Director: Jihan El Tahri’
Also known as “Cuba, an African Odyssey”
This documentary offers an excellent account of Cuban involvement in Africa. The documentary accounts for a long period in this “Chapter of Cold War history” (thus is too much to sum up in one post here). The documentary is in two parts and covers the time from when Che first went to Africa to help with the conflict in the Congo all the way until the fall of Apartheid.
The documentary also does an excellent job at contextualizing Cuba’s involvement as an anti-imperialist endeavor. It is very sympathetic and honest about the fact that Cuba was instrumental in ending colonialism in Africa (especially via Cuba’s invovlement in Angola) . It’s hard to explore this topic and not come to the conclusion that Cuba’s involvement in Africa was anything but liberating to the people of Africa.
The most interesting thing about the documentary is its account for the relationship between the USSR and Cuba in the context of involvement in Africa. The documentary portrays the USSR as not really wanting to get too involved in Africa for various diplomatic reasons, yet Cuba was the driving force here. Cuba was acting independently and even trying to use its relationship with the USSR to help liberate Africa from colonialism by playing cold war politics very intelligently. This certainly dispells the myth of “all allies of the USSR just took dictates from Moscow” as Cuba, in this case, was the real driving force.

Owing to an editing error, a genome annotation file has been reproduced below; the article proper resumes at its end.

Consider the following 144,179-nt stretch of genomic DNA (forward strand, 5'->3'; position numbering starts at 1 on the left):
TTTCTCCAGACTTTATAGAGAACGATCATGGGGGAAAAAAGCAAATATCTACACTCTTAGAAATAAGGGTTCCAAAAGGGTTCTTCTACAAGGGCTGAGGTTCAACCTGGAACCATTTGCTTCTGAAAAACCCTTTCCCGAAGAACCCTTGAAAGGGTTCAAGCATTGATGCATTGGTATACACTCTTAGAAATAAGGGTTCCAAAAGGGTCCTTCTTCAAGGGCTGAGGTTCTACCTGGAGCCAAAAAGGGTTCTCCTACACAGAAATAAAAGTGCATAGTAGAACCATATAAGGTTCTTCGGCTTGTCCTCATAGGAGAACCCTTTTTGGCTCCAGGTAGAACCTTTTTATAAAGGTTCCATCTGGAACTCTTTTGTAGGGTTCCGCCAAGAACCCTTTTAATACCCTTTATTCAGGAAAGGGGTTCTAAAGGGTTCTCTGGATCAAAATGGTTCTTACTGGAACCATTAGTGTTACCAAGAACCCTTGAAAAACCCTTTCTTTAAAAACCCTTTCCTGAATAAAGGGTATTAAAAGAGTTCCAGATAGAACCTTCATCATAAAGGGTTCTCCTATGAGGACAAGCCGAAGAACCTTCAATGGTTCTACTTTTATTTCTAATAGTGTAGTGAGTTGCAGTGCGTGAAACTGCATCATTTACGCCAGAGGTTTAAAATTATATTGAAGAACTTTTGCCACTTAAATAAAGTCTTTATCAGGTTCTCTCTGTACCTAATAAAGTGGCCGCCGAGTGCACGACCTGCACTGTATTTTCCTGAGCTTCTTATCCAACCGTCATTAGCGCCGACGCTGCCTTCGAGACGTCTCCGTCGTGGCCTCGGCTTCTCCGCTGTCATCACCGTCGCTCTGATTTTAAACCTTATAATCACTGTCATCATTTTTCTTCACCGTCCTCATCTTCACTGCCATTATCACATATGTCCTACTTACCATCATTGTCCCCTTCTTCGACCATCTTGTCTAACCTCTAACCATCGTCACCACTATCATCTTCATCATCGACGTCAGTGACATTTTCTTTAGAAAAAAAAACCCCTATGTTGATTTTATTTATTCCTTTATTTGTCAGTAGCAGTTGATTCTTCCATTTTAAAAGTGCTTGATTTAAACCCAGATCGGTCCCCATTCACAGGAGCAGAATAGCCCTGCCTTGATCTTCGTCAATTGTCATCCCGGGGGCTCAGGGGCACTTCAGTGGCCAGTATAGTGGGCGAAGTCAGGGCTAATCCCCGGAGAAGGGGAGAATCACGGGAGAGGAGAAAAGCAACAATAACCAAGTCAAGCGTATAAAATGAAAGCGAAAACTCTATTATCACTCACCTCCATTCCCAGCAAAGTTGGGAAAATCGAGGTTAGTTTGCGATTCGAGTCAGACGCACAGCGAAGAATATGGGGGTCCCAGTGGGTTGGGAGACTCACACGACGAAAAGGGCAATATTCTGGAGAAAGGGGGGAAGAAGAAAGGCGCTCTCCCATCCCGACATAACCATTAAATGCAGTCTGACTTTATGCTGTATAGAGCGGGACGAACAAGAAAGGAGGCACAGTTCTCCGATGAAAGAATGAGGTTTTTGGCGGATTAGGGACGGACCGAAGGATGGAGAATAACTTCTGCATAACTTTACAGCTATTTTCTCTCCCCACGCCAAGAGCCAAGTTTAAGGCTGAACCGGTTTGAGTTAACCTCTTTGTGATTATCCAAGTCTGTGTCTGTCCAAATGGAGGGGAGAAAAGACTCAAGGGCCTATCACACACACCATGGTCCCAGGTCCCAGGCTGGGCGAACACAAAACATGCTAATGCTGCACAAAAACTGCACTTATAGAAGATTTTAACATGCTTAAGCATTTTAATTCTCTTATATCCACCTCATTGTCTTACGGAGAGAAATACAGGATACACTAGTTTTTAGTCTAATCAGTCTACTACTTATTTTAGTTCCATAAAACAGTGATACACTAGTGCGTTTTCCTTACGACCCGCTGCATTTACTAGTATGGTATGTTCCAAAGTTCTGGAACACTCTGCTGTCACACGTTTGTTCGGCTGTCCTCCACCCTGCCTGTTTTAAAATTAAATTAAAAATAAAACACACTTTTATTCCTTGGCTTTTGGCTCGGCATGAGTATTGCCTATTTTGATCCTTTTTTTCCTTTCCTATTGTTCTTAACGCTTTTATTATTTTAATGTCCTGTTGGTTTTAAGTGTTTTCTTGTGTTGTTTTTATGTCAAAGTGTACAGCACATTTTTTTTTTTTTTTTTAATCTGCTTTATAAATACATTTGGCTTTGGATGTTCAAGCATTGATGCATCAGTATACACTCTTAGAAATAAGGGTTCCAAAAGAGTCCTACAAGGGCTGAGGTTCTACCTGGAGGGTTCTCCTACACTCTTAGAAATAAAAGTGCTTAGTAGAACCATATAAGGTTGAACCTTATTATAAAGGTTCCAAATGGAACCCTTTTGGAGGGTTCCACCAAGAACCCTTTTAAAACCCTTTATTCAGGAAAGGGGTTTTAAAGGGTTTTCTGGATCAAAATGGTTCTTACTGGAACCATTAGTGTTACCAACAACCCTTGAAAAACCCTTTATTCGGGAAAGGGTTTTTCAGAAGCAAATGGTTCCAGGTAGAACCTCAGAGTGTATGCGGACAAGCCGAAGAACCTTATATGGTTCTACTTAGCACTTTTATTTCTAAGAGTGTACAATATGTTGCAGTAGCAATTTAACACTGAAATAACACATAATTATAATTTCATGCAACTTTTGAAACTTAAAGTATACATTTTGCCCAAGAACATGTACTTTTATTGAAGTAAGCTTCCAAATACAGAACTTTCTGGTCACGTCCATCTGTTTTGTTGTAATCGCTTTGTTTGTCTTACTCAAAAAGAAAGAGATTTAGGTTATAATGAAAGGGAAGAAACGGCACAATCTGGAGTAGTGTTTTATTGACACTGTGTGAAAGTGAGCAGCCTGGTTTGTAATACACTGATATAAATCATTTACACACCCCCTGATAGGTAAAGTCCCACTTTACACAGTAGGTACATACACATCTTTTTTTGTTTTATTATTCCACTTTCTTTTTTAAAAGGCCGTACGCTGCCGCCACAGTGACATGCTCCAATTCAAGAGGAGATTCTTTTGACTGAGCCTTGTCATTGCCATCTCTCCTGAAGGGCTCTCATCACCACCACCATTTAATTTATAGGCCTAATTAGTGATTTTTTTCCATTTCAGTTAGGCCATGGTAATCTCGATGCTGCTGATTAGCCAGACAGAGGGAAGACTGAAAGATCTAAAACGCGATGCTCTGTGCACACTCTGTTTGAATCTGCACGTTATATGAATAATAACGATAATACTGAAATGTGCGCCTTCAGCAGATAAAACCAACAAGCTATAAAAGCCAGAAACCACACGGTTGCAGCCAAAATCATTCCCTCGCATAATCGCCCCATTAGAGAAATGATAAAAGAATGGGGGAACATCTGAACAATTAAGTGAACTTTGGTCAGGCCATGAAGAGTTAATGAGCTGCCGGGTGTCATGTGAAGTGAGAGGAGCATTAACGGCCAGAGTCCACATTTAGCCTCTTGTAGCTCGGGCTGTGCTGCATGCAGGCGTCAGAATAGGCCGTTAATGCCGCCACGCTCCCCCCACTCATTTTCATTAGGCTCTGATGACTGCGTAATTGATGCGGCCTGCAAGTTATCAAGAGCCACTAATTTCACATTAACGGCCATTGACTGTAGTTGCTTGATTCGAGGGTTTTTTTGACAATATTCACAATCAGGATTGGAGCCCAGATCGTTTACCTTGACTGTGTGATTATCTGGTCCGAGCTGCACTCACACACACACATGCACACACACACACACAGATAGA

I highly recommend this documentary to those interested in Cuba and anti-imperialist struggles in general.
(Edit: the original publishing of this I was under the impression that this was a BBC documentary, which it is not. I have edited the post to reflect this)